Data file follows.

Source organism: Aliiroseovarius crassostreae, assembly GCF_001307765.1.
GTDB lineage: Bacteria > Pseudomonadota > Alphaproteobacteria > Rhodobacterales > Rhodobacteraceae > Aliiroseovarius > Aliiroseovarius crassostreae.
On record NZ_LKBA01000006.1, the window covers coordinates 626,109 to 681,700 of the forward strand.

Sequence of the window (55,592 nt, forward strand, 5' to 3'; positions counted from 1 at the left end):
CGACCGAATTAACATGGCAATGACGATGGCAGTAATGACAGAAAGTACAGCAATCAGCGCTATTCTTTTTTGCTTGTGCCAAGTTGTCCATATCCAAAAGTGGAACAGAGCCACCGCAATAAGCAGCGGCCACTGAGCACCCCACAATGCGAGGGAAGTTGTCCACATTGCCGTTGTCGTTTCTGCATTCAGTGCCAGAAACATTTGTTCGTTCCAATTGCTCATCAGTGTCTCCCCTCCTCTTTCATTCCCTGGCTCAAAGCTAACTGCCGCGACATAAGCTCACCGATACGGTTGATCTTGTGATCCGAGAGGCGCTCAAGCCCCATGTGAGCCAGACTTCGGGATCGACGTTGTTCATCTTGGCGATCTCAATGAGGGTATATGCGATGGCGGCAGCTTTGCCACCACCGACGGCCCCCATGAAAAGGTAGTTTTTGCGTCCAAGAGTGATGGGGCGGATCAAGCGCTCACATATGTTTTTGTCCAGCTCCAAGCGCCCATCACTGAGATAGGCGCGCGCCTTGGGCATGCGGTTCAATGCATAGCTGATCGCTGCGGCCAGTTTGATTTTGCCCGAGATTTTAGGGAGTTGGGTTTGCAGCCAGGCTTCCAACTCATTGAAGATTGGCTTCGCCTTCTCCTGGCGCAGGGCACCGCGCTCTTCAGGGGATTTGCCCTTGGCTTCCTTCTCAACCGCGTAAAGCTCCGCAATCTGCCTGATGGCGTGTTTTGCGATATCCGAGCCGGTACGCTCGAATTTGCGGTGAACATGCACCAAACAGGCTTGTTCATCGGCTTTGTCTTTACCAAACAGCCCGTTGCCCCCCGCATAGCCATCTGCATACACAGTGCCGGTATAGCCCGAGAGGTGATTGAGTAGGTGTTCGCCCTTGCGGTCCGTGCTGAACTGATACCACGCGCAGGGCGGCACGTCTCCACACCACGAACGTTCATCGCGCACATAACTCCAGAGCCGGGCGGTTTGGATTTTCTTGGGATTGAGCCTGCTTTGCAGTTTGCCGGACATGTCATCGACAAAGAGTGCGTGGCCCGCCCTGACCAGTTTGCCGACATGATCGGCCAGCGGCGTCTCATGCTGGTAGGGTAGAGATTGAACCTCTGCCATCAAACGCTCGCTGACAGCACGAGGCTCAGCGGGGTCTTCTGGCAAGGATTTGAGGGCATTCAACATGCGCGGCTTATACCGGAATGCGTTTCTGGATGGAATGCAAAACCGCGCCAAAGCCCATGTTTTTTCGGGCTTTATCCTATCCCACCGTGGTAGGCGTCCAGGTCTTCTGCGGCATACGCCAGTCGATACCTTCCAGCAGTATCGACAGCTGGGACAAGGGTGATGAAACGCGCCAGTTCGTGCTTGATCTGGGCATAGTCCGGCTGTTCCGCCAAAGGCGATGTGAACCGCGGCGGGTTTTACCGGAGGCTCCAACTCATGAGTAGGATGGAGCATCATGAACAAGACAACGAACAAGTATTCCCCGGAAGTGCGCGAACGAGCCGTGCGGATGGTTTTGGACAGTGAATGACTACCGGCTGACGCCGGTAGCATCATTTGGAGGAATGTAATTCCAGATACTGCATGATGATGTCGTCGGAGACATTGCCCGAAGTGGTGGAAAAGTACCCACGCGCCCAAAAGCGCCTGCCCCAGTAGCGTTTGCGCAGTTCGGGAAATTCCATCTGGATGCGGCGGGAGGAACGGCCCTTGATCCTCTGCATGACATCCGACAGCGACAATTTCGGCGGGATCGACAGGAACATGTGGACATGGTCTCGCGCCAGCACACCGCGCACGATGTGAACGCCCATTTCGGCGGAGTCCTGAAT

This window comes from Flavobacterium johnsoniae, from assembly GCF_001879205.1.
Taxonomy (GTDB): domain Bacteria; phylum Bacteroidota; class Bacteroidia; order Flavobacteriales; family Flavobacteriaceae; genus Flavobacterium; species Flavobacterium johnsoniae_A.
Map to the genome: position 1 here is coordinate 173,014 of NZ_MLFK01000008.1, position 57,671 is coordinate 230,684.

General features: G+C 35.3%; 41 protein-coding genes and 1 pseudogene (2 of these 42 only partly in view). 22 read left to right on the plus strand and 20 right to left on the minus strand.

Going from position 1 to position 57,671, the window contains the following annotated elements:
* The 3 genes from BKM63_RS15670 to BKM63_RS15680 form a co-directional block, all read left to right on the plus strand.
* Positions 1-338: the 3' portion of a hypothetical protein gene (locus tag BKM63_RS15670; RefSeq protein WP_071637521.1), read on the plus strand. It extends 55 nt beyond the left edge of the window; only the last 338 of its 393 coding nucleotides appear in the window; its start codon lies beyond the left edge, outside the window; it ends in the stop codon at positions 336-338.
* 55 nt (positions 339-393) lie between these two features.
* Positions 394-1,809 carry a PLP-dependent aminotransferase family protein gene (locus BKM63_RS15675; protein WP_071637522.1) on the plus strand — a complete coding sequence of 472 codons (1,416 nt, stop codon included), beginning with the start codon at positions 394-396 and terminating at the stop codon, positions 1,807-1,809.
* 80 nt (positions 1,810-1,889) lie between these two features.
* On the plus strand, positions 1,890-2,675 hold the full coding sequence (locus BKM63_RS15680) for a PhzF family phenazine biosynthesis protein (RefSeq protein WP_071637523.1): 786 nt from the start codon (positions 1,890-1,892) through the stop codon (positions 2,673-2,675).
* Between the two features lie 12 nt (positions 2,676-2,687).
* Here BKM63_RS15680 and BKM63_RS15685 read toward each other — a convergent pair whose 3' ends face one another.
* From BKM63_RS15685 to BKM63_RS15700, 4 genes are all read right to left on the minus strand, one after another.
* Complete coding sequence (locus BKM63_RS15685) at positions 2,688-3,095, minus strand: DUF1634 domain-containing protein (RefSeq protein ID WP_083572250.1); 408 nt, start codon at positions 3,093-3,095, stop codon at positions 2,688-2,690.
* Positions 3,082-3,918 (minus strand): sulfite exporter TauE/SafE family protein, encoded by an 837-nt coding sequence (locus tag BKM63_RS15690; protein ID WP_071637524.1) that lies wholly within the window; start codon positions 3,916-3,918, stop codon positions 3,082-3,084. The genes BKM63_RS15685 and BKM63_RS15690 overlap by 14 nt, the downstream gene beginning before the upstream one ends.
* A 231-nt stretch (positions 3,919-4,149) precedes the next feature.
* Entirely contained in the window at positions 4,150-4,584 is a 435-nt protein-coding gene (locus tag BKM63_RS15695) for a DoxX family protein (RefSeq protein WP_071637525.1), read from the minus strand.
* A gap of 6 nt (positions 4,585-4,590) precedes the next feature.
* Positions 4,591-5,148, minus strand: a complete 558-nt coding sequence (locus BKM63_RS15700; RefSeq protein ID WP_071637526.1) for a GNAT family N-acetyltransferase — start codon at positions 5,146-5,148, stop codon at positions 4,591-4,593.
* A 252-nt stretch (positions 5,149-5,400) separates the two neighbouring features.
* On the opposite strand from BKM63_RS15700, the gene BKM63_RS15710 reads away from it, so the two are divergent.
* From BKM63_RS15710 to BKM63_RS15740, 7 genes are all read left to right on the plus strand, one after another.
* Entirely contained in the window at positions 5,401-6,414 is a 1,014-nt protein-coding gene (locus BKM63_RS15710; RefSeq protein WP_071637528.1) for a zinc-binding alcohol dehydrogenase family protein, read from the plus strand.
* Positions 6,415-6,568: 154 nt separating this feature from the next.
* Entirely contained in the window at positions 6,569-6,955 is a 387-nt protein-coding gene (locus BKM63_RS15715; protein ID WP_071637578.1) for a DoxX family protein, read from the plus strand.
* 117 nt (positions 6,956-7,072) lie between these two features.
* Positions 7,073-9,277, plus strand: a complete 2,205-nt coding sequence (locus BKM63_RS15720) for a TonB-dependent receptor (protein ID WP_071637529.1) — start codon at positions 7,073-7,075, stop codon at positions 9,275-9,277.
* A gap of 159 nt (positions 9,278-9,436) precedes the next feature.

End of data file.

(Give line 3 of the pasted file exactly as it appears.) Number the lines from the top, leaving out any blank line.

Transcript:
On record NZ_LKBA01000006.1, the window covers coordinates 626,109 to 681,700 of the forward strand.